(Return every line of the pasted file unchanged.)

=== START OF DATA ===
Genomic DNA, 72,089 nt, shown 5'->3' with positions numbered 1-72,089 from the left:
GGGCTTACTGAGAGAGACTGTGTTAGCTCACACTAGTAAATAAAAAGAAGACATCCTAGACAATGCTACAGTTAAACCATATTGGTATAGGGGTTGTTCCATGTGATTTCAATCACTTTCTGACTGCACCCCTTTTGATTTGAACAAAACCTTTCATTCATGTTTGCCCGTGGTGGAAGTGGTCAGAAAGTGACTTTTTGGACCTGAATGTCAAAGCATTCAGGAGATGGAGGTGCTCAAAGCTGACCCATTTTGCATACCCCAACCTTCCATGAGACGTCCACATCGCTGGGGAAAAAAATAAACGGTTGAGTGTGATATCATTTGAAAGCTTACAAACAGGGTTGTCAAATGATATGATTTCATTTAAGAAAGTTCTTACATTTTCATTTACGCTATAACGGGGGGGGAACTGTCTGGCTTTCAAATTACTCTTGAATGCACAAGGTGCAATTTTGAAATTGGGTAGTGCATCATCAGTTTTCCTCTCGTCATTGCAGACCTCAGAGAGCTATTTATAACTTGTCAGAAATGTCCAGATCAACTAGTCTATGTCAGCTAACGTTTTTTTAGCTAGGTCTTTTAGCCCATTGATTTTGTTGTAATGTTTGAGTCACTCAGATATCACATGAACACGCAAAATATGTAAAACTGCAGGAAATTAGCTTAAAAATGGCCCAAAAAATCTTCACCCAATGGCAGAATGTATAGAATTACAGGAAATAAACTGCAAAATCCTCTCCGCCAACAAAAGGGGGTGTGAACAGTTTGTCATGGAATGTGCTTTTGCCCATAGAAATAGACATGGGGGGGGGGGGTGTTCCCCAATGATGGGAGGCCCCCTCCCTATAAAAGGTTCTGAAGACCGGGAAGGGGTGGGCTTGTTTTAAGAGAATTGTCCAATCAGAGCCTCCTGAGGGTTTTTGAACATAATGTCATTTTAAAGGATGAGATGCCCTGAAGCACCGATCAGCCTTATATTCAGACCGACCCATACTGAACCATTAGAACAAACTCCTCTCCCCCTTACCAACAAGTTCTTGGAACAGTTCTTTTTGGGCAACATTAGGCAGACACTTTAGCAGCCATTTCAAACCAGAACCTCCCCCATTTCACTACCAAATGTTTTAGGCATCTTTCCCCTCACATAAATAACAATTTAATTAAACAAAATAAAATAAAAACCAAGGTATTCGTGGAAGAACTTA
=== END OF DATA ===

Genomic DNA, 72,089 nt, shown 5'->3' with positions numbered 1-72,089 from the left:
GGGCTTACTGAGAGAGACTGTGTTAGCTCACACTAGTAAATAAAAAGAAGACATCCTAGACAATGCTACAGTTAAACCATATTGGTATAGGGGTTGTTCCATGTGATTTCAATCACTTTCTGACTGCACCCCTTTTGATTTGAACAAAACCTTTCATTCATGTTTGCCCGTGGTGGAAGTGGTCAGAAAGTGACTTTTTGGACCTGAATGTCAAAGCATTCAGGAGATGGAGGTGCTCAAAGCTGACCCATTTTGCATACCCCAACCTTCCATGAGACGTCCACATCGCTGGGGAAAAAAATAAACGGTTGAGTGTGATATCATTTGAAAGCTTACAAACAGGGTTGTCAAATGATATGATTTCATTTAAGAAAGTTCTTACATTTTCATTTACGCTATAACGGGGGGGGAACTGTCTGGCTTTCAAATTACTCTTGAATGCACAAGGTGCAATTTTGAAATTGGGTAGTGCATCATCAGTTTTCCTCTCGTCATTGCAGACCTCAGAGAGCTATTTATAACTTGTCAGAAATGTCCAGATCAACTAGTCTATGTCAGCTAACGTTTTTTTAGCTAGGTCTTTTAGCCCATTGATTTTGTTGTAATGTTTGAGTCACTCAGATATCACATGAACACGCAAAATATGTAAAACTGCAGGAAATTAGCTTAAAAATGGCCCAAAAAATCTTCACCCAATGGCAGAATGTATAGAATTACAGGAAATAAACTGCAAAATCCTCTCCGCCAACAAAAGGGGGTGTGAACAGTTTGTCATGGAATGTGCTTTTGCCCATAGAAATAGACATGGGGGGGGGGGGTGTTCCCCAATGATGGGAGGCCCCCTCCCTATAAAAGGTTCTGAAGACCGGGAAGGGGTGGGCTTGTTTTAAGAGAATTGTCCAATCAGAGCCTCCTGAGGGTTTTTGAACATAATGTCATTTTAAAGGATGAGATGCCCTGAAGCACCGATCAGCCTTATATTCAGACCGACCCATACTGAACCATTAGAACAAACTCCTCTCCCCCTTACCAACAAGTTCTTGGAACAGTTCTTTTTGGGCAACATTAGGCAGACACTTTAGCAGCCATTTCAAACCAGAACCTCCCCCATTTCACTACCAAATGTTTTAGGCATCTTTCCCCTCACATAAATAACAATTTAATTAAACAAAATAAAATAAAAACCAAGGTATTCGTGGAAGAACTTA